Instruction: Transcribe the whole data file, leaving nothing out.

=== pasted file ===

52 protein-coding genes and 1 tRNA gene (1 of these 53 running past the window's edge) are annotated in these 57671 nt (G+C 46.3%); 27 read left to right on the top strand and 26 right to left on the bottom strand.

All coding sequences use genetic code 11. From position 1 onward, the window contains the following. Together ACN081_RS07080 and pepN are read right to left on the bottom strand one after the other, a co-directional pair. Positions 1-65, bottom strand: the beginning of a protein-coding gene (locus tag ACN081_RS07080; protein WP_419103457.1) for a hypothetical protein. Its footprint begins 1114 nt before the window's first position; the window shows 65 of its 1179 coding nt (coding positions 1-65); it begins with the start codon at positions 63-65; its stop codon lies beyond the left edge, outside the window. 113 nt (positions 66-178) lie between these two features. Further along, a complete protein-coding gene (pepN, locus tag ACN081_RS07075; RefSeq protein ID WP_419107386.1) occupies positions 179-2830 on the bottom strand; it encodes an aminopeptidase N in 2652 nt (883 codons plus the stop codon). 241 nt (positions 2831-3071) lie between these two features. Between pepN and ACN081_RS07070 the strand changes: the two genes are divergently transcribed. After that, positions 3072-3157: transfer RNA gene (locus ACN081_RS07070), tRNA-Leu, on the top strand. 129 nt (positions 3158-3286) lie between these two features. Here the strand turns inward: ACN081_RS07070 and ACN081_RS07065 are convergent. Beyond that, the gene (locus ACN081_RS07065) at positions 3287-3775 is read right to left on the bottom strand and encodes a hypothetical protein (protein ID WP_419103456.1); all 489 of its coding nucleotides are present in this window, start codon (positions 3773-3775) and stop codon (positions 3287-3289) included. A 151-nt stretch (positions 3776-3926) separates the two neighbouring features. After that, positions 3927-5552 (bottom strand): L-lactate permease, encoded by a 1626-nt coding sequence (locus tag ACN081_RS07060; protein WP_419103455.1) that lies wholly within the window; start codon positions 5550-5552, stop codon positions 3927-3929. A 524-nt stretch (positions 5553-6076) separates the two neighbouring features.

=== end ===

52 protein-coding genes and 1 tRNA gene (1 of these 53 running past the window's edge) are annotated in these 57671 nt (G+C 46.3%); 27 read left to right on the top strand and 26 right to left on the bottom strand.

All coding sequences use genetic code 11. From position 1 onward, the window contains the following. Together ACN081_RS07080 and pepN are read right to left on the bottom strand one after the other, a co-directional pair. Positions 1-65, bottom strand: the beginning of a protein-coding gene (locus tag ACN081_RS07080; protein WP_419103457.1) for a hypothetical protein. Its footprint begins 1114 nt before the window's first position; the window shows 65 of its 1179 coding nt (coding positions 1-65); it begins with the start codon at positions 63-65; its stop codon lies beyond the left edge, outside the window. 113 nt (positions 66-178) lie between these two features. Further along, a complete protein-coding gene (pepN, locus tag ACN081_RS07075; RefSeq protein ID WP_419107386.1) occupies positions 179-2830 on the bottom strand; it encodes an aminopeptidase N in 2652 nt (883 codons plus the stop codon). 241 nt (positions 2831-3071) lie between these two features. Between pepN and ACN081_RS07070 the strand changes: the two genes are divergently transcribed. After that, positions 3072-3157: transfer RNA gene (locus ACN081_RS07070), tRNA-Leu, on the top strand. 129 nt (positions 3158-3286) lie between these two features. Here the strand turns inward: ACN081_RS07070 and ACN081_RS07065 are convergent. Beyond that, the gene (locus ACN081_RS07065) at positions 3287-3775 is read right to left on the bottom strand and encodes a hypothetical protein (protein ID WP_419103456.1); all 489 of its coding nucleotides are present in this window, start codon (positions 3773-3775) and stop codon (positions 3287-3289) included. A 151-nt stretch (positions 3776-3926) separates the two neighbouring features. After that, positions 3927-5552 (bottom strand): L-lactate permease, encoded by a 1626-nt coding sequence (locus tag ACN081_RS07060; protein WP_419103455.1) that lies wholly within the window; start codon positions 5550-5552, stop codon positions 3927-3929. A 524-nt stretch (positions 5553-6076) separates the two neighbouring features.